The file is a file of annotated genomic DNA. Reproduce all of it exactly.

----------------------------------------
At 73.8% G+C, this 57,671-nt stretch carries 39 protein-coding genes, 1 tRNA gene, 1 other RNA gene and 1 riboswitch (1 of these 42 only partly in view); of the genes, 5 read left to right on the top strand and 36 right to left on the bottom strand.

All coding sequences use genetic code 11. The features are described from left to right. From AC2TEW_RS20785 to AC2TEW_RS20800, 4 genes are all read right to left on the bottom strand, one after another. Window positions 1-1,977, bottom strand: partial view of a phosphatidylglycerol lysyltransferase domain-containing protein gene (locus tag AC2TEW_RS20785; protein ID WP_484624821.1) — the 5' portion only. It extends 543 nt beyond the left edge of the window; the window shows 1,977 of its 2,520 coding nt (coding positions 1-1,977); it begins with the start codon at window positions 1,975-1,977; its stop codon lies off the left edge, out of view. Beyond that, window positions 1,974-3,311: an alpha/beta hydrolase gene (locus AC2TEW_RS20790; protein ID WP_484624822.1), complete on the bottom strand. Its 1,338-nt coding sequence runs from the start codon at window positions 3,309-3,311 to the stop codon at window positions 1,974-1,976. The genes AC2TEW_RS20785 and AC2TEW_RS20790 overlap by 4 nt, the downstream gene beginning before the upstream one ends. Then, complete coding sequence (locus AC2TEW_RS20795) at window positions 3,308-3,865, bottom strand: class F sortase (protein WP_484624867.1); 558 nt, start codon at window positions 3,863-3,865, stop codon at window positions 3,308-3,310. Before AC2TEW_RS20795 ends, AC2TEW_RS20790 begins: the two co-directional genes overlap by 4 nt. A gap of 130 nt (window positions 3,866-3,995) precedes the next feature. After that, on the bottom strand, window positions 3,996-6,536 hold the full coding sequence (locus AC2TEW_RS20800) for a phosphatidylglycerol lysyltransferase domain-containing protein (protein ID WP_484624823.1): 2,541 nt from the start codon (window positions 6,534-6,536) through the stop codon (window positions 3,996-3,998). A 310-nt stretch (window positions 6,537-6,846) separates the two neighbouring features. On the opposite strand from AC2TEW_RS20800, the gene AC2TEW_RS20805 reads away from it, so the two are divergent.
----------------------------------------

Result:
At 73.8% G+C, this 57,671-nt stretch carries 39 protein-coding genes, 1 tRNA gene, 1 other RNA gene and 1 riboswitch (1 of these 42 only partly in view); of the genes, 5 read left to right on the top strand and 36 right to left on the bottom strand.

All coding sequences use genetic code 11. The features are described from left to right. From AC2TEW_RS20785 to AC2TEW_RS20800, 4 genes are all read right to left on the bottom strand, one after another. Window positions 1-1,977, bottom strand: partial view of a phosphatidylglycerol lysyltransferase domain-containing protein gene (locus tag AC2TEW_RS20785; protein ID WP_484624821.1) — the 5' portion only. It extends 543 nt beyond the left edge of the window; the window shows 1,977 of its 2,520 coding nt (coding positions 1-1,977); it begins with the start codon at window positions 1,975-1,977; its stop codon lies off the left edge, out of view. Beyond that, window positions 1,974-3,311: an alpha/beta hydrolase gene (locus AC2TEW_RS20790; protein ID WP_484624822.1), complete on the bottom strand. Its 1,338-nt coding sequence runs from the start codon at window positions 3,309-3,311 to the stop codon at window positions 1,974-1,976. The genes AC2TEW_RS20785 and AC2TEW_RS20790 overlap by 4 nt, the downstream gene beginning before the upstream one ends. Then, complete coding sequence (locus AC2TEW_RS20795) at window positions 3,308-3,865, bottom strand: class F sortase (protein WP_484624867.1); 558 nt, start codon at window positions 3,863-3,865, stop codon at window positions 3,308-3,310. Before AC2TEW_RS20795 ends, AC2TEW_RS20790 begins: the two co-directional genes overlap by 4 nt. A gap of 130 nt (window positions 3,866-3,995) precedes the next feature. After that, on the bottom strand, window positions 3,996-6,536 hold the full coding sequence (locus AC2TEW_RS20800) for a phosphatidylglycerol lysyltransferase domain-containing protein (protein ID WP_484624823.1): 2,541 nt from the start codon (window positions 6,534-6,536) through the stop codon (window positions 3,996-3,998). A 310-nt stretch (window positions 6,537-6,846) separates the two neighbouring features. On the opposite strand from AC2TEW_RS20800, the gene AC2TEW_RS20805 reads away from it, so the two are divergent.